• Fresh cilantro, fresh basil leaves

Spicy Rimming Sugar

  • 1 Tbsp smoked paprika
  • 1 Tbsp freshly ground black pepper
  • 1 Tbsp kosher salt
  • 1 Tbsp sugar
  • Sliced pineapple for garnish

  • Directions

  • Roll a cocktail or traditional Margarita glass around with a cut lime or a piece of pineapple, then press into the spicy rimming sugar on a plate.  Set glass aside.  In a cocktail shaker muddle a few leaves of cilantro and one basil leaf.  Next, fill a cocktail shaker with ice. Add lime juice, pineapple juice, Chorizo Spice Syrup, and mezcal. Cover and shake until mixed and chilled, about 30 seconds. (In general, the drink is ready by the time the shaker mists up.)  There should be a froth on top from the vigorous shaking.  Fill glass with ice cubes,  Strain margarita into the glass.  Finish with a little dusting of the spicy rimming sugar and garnish with a pineapple slice.  Serve.  

  • © Leticia Alaniz 2018  All Rights Reserved   

Wednesday, April 25, 2018

Leah Chase - One Bowl of Gumbo at a Time

Chef Leah Chase in her kitchen at Dooky Chase Restaurant, New Orleans, LA
Photo by Cheryl Gerber NOLA 
One of the most iconic dishes from New Orleans, Louisiana representing Creole cuisine is seafood gumbo.  With the mighty Mississippi river going through the heart of New Orleans pushing water straight into the Gulf of Mexico, it creates an array of treasures from the sea which define much of New Orleans Creole and Cajun cuisine.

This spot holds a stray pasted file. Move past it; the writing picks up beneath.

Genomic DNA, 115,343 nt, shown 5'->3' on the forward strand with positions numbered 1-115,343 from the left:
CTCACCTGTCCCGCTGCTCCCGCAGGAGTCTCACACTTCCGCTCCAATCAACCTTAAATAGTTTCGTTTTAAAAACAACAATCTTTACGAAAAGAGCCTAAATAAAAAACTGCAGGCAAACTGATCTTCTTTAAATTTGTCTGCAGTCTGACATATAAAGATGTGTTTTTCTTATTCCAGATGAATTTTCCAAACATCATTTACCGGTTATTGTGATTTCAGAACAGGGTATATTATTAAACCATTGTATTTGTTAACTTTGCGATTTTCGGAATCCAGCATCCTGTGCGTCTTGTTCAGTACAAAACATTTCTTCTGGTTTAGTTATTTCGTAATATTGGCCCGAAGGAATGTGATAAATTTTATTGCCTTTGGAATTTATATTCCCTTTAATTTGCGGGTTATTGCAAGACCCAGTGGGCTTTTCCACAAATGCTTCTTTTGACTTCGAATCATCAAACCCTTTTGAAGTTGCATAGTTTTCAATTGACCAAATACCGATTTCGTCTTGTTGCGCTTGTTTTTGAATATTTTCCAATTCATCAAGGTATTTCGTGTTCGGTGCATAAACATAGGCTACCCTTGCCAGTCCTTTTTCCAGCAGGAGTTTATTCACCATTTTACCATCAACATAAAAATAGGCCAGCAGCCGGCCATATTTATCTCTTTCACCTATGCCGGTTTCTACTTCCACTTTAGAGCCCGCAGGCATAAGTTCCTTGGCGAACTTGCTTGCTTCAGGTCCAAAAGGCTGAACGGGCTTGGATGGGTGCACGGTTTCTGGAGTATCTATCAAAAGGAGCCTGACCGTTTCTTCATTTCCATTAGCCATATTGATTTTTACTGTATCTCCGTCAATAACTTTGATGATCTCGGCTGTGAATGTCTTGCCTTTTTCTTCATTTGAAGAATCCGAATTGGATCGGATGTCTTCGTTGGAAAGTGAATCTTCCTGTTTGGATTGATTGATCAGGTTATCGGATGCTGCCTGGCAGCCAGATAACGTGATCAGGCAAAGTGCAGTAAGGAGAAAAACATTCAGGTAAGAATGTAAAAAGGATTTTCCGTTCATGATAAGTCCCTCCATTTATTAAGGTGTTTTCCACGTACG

Just as iconic is a woman who doesn’t need much of an introduction.  She’s the undisputed Queen of Creole that might as well have the title of Queen of Hearts.  Born in Madisonville, Louisiana, she possesses magical culinary skills and a big heart with which for over seven decades, has been cooking for many of the Civil Rights leaders, the rich and famous, musicians, poets, novelists, visitors, American presidents, world diplomats, blacks and whites, and anyone with an appetite for good, home-cooked, creole food in her legendary restaurant Dooky Chase.   

Mrs. Leah Chase came into the business when she married jazz musician Edgar “Dooky” Chase II.  His parents owned a corner stand that sold lottery tickets and homemade po’boy sandwiches.  Mrs. Chase worked in the kitchen during the 1950’s, and over time, Leah and Dooky took over the stand and converted it into a restaurant establishment.  Leah presided over the kitchen and was the visionary of home-cooked creole food.  She was not formally trained yet her hospitality only matched the service. She quietly served at a time when tensions in the south were brutal and the Jim Crow laws became the canon for segregation, discrimination, and cruelty.